Kicking And Screaming

7 August 2012 | 8:00 am | Stuart Evans

“I like to think we do for music what those Gervais and [Larry] David do for comedy. A lot of what inspires people does not always happen to be in the field that they work.”

Who said you need prescribed or recognised musical training to do well in the music biz? It must be bullshit, right? “No one in this band has had any formal training,” Travis Hair reveals. The Aussie love affair with good ol' fashioned rock music does not look like abating anytime soon. Of course, it helps to have a charismatic lead vocalist and a decent playlist. And being different from the norm can help, too.

Brisbane rockers The Incredible Kicks have it all. With lead vocalist, keyboardist and guitarist Travis Hair and a sound akin to a modern day blend of Queen and, err, well – take your pick from a number of Aussie rockers - Cold Chisel, Silverchair, the Oils - the band is more varied than a box of liquorice allsorts. “We get asked to explain what our sound is a lot. I normally say that it's like pop music but on steroids. Our music is certainly a bit different to what else is out there.”

He's not kidding. The Incredible Kicks are unquestionably rock-oriented but also damn quirky with vocal harmonies, nudges to comedic influences and a bit of alternative pop thrown into the mix. Aside from Hair, the band is a three-man venture that includes Luis Bran (bass, vocals) and Josh Griffin (drums, vocals). So what is driving the current attention focused on the trio? There's little doubt the boys can play, change tempo, switch from hard to soft rock and back again, and then surprise the audience by slipping into a virtuoso Queen homage.

Hair also has a formidable stage presence - he's charismatic, candid and droll: “We have a lot of fun when making music. We spend a lot of time having fun with rhythms, hammering and making our sound natural and then building many layers into the music.”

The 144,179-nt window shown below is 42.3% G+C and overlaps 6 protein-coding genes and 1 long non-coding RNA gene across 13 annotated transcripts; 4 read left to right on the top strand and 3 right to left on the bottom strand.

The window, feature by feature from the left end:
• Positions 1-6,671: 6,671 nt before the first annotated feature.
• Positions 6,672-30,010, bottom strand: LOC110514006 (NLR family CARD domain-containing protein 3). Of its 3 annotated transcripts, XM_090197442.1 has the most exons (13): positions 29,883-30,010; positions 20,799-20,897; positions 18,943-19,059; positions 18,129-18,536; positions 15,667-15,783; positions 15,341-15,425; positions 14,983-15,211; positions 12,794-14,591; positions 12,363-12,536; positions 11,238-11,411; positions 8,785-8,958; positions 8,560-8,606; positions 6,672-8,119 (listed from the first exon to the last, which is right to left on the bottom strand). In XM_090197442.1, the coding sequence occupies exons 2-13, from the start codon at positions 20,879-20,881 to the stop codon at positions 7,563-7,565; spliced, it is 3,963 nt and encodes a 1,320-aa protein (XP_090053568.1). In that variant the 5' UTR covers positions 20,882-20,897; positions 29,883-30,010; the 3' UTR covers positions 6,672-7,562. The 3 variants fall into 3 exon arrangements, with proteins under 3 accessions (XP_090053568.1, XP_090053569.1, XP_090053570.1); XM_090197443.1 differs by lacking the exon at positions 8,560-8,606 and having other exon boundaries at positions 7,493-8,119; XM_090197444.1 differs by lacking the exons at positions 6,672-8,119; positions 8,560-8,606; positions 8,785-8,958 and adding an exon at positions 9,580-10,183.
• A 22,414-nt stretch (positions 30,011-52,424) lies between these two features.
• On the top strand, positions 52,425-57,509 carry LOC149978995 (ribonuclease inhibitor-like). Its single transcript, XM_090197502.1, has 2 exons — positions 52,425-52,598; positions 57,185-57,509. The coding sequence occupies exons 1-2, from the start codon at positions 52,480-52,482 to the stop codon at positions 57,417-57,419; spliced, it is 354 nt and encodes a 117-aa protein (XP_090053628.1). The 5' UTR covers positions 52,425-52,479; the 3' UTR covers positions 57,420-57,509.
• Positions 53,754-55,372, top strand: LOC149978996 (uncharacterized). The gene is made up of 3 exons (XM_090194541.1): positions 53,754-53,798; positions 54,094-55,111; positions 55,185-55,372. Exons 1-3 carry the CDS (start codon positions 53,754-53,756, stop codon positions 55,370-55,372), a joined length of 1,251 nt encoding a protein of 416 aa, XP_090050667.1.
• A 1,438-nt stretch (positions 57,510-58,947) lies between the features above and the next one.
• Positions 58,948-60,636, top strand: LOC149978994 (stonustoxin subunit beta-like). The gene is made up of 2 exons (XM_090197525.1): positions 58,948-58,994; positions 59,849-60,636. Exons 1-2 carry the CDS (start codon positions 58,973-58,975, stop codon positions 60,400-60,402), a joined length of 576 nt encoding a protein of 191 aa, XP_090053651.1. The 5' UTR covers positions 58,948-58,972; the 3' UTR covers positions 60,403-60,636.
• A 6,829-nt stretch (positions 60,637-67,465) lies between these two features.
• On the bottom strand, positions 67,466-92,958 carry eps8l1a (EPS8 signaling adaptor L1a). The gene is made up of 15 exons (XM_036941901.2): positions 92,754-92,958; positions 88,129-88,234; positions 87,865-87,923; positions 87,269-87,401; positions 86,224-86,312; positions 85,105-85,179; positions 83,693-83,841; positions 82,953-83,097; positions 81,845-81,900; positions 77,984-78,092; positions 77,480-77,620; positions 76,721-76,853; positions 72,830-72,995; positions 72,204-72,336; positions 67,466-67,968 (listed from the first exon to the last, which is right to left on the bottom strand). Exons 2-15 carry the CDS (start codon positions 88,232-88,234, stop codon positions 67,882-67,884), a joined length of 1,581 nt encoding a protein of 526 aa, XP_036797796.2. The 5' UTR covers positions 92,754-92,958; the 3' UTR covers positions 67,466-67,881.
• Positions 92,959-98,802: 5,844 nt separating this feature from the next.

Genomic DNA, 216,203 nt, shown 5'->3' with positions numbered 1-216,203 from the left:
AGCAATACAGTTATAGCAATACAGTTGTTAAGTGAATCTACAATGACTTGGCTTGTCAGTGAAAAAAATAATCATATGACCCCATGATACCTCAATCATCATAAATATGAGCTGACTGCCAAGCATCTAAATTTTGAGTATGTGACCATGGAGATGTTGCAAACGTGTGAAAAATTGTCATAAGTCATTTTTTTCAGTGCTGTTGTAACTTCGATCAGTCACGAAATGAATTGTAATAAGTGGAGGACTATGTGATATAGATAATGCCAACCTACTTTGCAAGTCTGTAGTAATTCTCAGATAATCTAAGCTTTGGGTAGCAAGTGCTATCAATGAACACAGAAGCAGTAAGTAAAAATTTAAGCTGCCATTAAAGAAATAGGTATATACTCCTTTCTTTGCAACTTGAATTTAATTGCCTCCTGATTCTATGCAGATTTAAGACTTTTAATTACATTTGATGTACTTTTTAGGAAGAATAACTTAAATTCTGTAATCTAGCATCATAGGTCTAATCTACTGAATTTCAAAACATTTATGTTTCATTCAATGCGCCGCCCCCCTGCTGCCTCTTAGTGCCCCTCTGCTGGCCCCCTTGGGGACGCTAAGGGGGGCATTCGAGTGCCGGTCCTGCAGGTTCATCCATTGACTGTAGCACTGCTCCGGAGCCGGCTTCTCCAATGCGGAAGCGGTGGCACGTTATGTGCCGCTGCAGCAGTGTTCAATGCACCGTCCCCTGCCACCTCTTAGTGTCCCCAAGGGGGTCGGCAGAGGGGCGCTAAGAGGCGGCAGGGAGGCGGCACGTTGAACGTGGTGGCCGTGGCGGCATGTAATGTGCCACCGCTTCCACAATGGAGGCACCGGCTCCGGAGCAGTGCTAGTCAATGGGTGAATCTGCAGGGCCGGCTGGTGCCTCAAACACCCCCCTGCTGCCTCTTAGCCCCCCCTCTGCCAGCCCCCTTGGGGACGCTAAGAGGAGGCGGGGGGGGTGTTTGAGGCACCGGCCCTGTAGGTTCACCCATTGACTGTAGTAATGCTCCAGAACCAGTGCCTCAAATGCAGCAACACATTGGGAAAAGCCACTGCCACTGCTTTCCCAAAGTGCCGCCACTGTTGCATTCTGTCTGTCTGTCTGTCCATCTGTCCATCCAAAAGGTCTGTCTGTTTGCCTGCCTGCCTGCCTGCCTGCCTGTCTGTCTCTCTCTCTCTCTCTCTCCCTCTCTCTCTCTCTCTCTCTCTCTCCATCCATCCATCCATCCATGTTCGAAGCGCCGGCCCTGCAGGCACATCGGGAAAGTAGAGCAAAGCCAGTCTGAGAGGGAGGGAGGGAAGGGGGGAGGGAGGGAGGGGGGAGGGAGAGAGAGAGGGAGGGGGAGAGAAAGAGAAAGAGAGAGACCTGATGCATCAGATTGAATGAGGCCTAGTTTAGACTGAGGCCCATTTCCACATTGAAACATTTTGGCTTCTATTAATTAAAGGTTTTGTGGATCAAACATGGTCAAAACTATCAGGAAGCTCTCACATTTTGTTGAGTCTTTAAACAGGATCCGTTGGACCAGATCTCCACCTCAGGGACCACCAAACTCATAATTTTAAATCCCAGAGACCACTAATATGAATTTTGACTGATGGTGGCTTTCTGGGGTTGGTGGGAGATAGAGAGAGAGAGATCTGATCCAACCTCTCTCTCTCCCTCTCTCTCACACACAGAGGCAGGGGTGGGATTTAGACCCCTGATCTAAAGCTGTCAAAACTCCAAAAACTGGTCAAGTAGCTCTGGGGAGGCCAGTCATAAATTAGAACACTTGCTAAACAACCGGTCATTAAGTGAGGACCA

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Their Fairytales EP, released in August last year, received positive comments, and they've responded in typically unconventional style with another, Ineffective Lullabies. Hair is typically witty on the success of Fairytales EP. “I'm just glad it wasn't rejected,” he laughs. “I can understand how some people would find it difficult to get into our music as there aren't many others doing what we do. We duck in and out of styles but we hope to use that to our advantage. It would be good to hear more bands play the kind of music we play.” 

Their latest effort, Ineffective Lullabies, is an extention in substance, topic and style: it continues with the band's quirky sound bytes and self-deprecating slant on having a laugh and poking fun at themselves. And as Hair says, it's very much pop music on steroids (or some kind of enhancement, though since we're still in Olympic mode steroids might be appropriate).

“Yeah, Ineffective Lullabies is really us continuing with much the same sound and style to Fairytales. We derive a lot of pleasure with filling space with sounds.” 

The band's quirkiness comes from an equally diverse range of sources: Ricky Gervais and the “awkward humour” of Larry David; add the '90s soft-rock Extreme guitarist Nuno Bettencourt, who has toured as Rihanna's guitarist, and… Toto. “I like to think we do for music what those Gervais and [Larry] David do for comedy. A lot of what inspires people does not always happen to be in the field that they work.”

The future for The Invisible Kicks then looks promising. “We've only started to get radio play so it's difficult for us to measure success. Our last tour was a success and we hope to continue to play at cool festivals to build a circuit and a crowd.”

For budding melody makers out there, he has one simple bit of advice: “Writing music and rehearsing is important but making contacts and spending time with family and friends is just as important as actually making music.”